Set in 1999, this historical drama has the elements of a Graham Greene novel: a flawed hero seeking redemption amidst foreign intrigue, exploration of a civil war, and characters who may or may not be telling the truth.
The play is structured as a series of crisp short scenes and we meet Charles, an African-American reporter for The New York Times trying to repair his reputation that was damaged by charges of plagiarism; Paul, a young corporal in the Rwandan Patriotic Front; the accused Sisters Justina and Sister Alice; and Dusabi, the lone survivor of a massacre.
Mr. Urban does an excellent job of dramatizing and explaining a complex historical situation in this fictional treatment of a real case. In 1994, Rwandan President Juvénal Habyarimana died when his plane was shot down. This assassination instigated a brutal tribal conflict between the majority Hutus who blamed Tutsi extremists for the death of the Hutu president. Varying estimates of the death toll range from 500,000 to 1,000,000.
The Hutu nuns are accused of giving supplies including fuel to the military and thus aiding in the massacre of hundreds of Tutsi civilians who had taken refuge in their convent. They are set to go on trial in Belgium due to that nation’s global jurisdiction over serious violations of the Geneva Conventions.
During the course of Paul’s interviews with the other characters, these facts are imparted and a Rashomon style narrative emerges with conflicting flashback accounts of what actually happened and who was responsible.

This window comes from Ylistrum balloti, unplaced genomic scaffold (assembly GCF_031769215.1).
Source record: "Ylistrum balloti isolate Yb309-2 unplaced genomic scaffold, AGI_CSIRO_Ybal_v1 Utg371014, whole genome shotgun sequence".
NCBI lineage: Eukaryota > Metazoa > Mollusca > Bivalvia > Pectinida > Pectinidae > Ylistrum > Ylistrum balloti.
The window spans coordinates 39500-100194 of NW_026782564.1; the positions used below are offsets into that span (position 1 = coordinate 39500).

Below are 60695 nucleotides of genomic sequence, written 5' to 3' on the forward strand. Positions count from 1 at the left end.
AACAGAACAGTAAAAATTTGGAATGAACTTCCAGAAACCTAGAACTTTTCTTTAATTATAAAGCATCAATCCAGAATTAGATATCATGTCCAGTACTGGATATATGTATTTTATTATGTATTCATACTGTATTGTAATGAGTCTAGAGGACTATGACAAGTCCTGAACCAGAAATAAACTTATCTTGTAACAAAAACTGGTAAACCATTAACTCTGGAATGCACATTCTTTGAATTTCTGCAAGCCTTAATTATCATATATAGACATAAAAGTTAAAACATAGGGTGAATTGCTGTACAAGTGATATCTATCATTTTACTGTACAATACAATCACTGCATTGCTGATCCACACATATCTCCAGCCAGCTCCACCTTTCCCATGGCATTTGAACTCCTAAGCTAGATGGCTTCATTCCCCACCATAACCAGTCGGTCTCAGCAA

Authoritatively directed by Adam Fitzgerald with bold flourishes and great attention to the performances, this production is taut and richly theatrical. The small stage is surrounded by two rows of seats on three sides and the audience is drawn into the proceedings as if they were witnessing a hearing.
David L. Arsenault’s scenic design simply and strikingly renders the terrain with four small benches that are rearranged suggesting a prison, the convent, and other locales. Double, old wooden doors with a cross on each dominate the major wall of the playing area. Above the stage hanging from rods are a multitude of garments that perhaps symbolize the victims of the massacre.
The inspired lighting and sound design of Travis McHale and Christian Frederickson, respectively, vividly convey the sense of the past and present with eerie effects. Sharp blackouts, strobe light sequences, and evocative sound effects aesthetically combine to create an enveloping environment.
In addition to their principal roles some of the accomplished company appear in smaller parts throughout the play. The very fine Joshua David Robinson as Charles is engagingly straightforward. With calibrated flashiness, Hubert Point-Du Jour wonderfully makes the most of the wily and pragmatic Paul. Danyon Davis animatedly captures the anguish and dignity of Dusabi and is quite moving.
Dana Marie Ingraham and Heather Alicia Simms are mesmerizing as Sisters Alice and Justina, the catalysts of the play. These excellent actresses very skillfully create detailed portraits of these very different women. A climactic clash between them where previously hidden feelings are expressed is electrifying.
Produced earlier in the year in London, this American premiere of Sense of an Ending is a noble and highly realized theatrical docudrama that keenly brings attention to a modern tragedy.
Sense of an Ending (through September 6, 2015)
kef theatrical productions
59E59 Theaters, 59 East 59th Street, in Manhattan
For tickets, call 212-279-4200 or visit http://www.59e59.org
Running time: 90 minutes with no intermission